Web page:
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For a long, long time there has been only one standard for the processors found in our personal computers -- and that standard was x86.
It all started more than 30 years ago when Intel rolled out the 8080, the the first really popular 8-bit microprocessor. Although there were some other early contenders, the 8080 was the chip that really kick-started the microprocessor craze which eventually delivered the high-powered machines we use today.
The Intel chip wasn't the most sophisticated of its era, lacking such features as relative indexed relative addressing, block-move and the like. Despite bringing out an improved chip in the form of the 8085, Intel was losing the microprocessor marketplace to Zilog's Z80 until IBM opted to use the new and relatively unproven 16-bit Intel 8088 in its "Personal Computer".
I suspect nobody will know for sure why IBM chose the 8088 instead of the far more elegant and powerful Motorola 68000 but in doing so, big-blue cemented Intel's place as "the" microprocessor manufacturer and positioned the x86 as "the standard" for desktop computing.
Yes, I can hear all the Apple users tapping out emails of protest with words such as "don't forget the Mac -- it used a 68000 processor" and they'd be quite right. However, in the numbers game, Apple was a very small player back then.
Since the late 1980s, when the IBM PC became the machine all others aspired to copy, Intel has "owned" the desktop CPU marketplace and has slowly evolved that humble 8088 processor through numerous iterations - each offering more power, more speed and greater functionality.
The Core i7 processors we use today are a real powerhouse of processing power and contain an astonishing 730 million transistors with the "top of the line" 6-core "Sandy Bridge-E" stacking an incredible 2.3 billion devices on its little slice of silicon.
Intel isn't the only company to make an X86 line of processors - AMD has invested huge amounts of money creating its own family of CPUs that conform to the standard and in some cases, they've been able to eek a little more performance from their silicon than Intel has - but mainly, AMD has sold on offering better value rather than improved technology.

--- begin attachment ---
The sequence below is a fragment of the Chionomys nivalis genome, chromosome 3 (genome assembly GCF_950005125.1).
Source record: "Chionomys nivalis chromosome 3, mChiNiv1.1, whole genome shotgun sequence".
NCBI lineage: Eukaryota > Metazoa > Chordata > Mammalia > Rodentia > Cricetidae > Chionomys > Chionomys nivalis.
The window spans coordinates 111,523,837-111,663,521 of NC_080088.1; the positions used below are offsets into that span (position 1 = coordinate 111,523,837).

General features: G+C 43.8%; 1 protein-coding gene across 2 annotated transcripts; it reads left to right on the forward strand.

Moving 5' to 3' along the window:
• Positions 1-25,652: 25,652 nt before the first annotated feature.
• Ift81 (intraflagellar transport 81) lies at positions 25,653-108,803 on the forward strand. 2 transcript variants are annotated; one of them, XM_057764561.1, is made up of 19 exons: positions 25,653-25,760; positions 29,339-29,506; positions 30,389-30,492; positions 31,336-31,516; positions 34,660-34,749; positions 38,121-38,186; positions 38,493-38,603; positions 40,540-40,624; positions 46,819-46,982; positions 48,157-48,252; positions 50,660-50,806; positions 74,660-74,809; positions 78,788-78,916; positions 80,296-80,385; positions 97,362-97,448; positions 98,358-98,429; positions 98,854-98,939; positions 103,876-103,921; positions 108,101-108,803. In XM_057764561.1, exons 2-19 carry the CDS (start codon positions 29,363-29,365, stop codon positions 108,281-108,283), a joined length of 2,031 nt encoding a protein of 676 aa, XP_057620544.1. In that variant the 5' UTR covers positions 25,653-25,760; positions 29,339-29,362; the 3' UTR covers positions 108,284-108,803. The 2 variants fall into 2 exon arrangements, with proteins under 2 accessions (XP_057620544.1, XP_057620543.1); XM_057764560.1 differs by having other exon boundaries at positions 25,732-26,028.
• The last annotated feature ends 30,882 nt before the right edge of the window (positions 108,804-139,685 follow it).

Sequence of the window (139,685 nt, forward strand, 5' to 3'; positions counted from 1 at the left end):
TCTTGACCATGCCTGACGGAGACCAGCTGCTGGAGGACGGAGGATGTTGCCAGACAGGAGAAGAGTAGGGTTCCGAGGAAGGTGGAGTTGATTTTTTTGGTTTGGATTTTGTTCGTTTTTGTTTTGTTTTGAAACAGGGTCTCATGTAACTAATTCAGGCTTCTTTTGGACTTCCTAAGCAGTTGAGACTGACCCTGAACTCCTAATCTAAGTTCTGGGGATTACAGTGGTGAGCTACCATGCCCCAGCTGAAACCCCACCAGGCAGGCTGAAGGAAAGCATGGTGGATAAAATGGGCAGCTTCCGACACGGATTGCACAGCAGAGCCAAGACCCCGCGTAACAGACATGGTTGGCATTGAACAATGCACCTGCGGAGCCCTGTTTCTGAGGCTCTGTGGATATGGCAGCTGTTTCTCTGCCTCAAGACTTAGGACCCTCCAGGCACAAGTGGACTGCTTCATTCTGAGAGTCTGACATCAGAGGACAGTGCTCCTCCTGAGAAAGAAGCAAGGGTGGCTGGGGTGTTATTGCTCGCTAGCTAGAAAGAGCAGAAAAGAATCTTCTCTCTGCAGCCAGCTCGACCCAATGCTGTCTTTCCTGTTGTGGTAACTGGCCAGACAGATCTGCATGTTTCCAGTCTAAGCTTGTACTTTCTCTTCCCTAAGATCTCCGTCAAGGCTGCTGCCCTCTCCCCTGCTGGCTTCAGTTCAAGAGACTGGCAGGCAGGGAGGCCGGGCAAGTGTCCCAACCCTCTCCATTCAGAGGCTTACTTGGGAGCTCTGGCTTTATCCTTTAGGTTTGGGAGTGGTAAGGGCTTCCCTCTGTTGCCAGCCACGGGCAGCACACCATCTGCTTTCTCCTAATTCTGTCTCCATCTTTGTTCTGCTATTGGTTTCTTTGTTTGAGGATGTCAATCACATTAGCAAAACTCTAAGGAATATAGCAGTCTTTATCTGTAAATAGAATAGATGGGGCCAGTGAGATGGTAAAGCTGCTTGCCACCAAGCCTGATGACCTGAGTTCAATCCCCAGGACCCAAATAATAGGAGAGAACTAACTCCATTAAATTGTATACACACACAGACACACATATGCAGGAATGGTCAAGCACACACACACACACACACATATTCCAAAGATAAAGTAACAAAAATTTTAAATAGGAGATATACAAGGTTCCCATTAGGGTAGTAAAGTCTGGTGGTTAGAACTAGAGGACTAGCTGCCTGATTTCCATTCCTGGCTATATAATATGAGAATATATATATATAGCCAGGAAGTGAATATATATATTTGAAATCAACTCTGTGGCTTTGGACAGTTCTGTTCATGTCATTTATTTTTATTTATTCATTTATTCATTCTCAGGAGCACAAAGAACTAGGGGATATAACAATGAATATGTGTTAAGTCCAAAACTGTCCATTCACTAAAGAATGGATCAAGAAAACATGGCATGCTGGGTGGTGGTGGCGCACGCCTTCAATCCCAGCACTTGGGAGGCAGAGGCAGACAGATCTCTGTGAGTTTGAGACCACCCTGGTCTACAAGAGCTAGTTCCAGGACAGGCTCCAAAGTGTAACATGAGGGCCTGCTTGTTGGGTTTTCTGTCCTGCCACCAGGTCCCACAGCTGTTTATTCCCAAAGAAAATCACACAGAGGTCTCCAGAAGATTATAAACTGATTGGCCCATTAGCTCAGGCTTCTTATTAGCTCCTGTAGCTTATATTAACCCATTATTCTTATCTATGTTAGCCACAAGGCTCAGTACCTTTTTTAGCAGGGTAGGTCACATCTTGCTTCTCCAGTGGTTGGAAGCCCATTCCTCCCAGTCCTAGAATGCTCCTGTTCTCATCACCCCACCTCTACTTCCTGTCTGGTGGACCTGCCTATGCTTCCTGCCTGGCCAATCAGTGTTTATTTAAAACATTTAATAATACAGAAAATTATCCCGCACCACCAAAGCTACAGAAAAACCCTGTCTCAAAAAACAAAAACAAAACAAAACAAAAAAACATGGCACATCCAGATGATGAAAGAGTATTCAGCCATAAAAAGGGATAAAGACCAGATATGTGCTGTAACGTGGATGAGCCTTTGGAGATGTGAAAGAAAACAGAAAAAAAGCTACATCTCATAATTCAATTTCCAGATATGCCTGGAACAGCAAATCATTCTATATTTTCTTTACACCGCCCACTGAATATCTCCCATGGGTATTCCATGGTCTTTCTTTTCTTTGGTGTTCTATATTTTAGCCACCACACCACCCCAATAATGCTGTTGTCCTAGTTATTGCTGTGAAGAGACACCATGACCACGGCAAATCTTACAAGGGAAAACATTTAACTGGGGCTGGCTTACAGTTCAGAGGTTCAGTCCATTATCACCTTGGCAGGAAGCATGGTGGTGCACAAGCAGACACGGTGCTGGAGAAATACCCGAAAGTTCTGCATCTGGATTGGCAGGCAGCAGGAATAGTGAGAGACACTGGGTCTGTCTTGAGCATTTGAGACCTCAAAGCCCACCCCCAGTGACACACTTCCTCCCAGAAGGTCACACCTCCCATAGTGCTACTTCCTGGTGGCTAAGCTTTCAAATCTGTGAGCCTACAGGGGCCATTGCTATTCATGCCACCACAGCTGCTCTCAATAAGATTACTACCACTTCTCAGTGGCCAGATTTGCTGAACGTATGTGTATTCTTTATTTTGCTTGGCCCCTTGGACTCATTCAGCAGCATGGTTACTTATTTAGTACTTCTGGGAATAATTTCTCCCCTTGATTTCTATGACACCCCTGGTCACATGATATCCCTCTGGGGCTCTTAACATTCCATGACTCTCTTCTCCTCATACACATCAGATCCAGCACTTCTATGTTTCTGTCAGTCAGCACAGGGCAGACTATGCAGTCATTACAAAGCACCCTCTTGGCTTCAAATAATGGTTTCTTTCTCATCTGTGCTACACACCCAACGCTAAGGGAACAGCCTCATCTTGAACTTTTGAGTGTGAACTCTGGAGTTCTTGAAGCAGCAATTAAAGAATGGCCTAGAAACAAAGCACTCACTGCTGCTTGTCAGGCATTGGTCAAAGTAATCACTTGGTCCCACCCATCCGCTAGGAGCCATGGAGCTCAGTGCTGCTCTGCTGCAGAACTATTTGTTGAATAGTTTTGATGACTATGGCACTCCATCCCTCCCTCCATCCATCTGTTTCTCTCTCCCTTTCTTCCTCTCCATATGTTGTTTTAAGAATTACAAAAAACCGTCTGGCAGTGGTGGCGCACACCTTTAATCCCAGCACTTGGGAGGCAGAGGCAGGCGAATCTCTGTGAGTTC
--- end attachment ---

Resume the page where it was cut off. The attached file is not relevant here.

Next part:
However, for all their fire and brimstone, one of the huge handicaps now endured by the Intel's X86 processors is their degree of backwards compatibility. Imagine if today's car manufacturers felt it necessary to retain compatibility with the spoked wooden wheels used on the old Model-T Ford.
So how long can Intel continue to dominate the CPU marketplace with its X86 family of chips?
They've done lots of work adding features such as power-saving, turbo modes and other things that improve the range of applications to which this family is suited - but there's a new kid on the block who's really rocking their boat.
The new kid is ARM.
Unfettered by any legacy requirements, ARM processors are fresh and clean. They have been designed from the ground up to be lean, fast, energy efficient and scalable --all the things that the Intel processors really aren't.
As a result, ARM has found itself a wonderful home in portable devices such as the tablets, mobile phones and all sorts of other embedded electronics.
Best of all, ARM is cheap -- dirt cheap!
It's thanks to the use of an ARM processor that the Raspberry Pi can be sold for US$35 and now that includes 512MB of RAM. Unbelievable!
At the top end of the market, ARM is starting to encroach on Intel's territory and there's even a version of Windows (RT) that runs on this processor now. At the bottom end of the market, other manufacturers such as MicroChip and Atmel, who make huge numbers of low-powered 8/16-bit microcontrollers, are also facing the ARM challenge.
With ARM making such rapid inroads into markets previously "owned" by other companies, how will they survive?
Well it's simple...
ARM license their processor designs to anyone who wants to make them (and can ante-up with the necessary license fee).
ARM processors are already made by a large (and growing) number of companies such as ST, Atmel, etc, who have integrated the ARM core into their own products.
It's interesting to note that although AMD have signed up to license the ARM processor designs, Intel has not. It seems that Intel would rather row its own boat than license technology from anyone else. Will this be its undoing in a world where virtually all the growth in sales is occurring in the portable segment of the marketplace?
There are certainly "interesting times" ahead for Intel. I sure hope that their pride and adherence to the "not invented here" prejudice doesn't ankle-tap them in their quest to retain the crown of "most important CPU manufacturer in the world".
One of the great things about the technology marketplace is that the only constant is change. Where do readers think Intel will be in 10 year's time? Can they keep up or will they simply move their activities more towards the upper end of the CPU marketplace.
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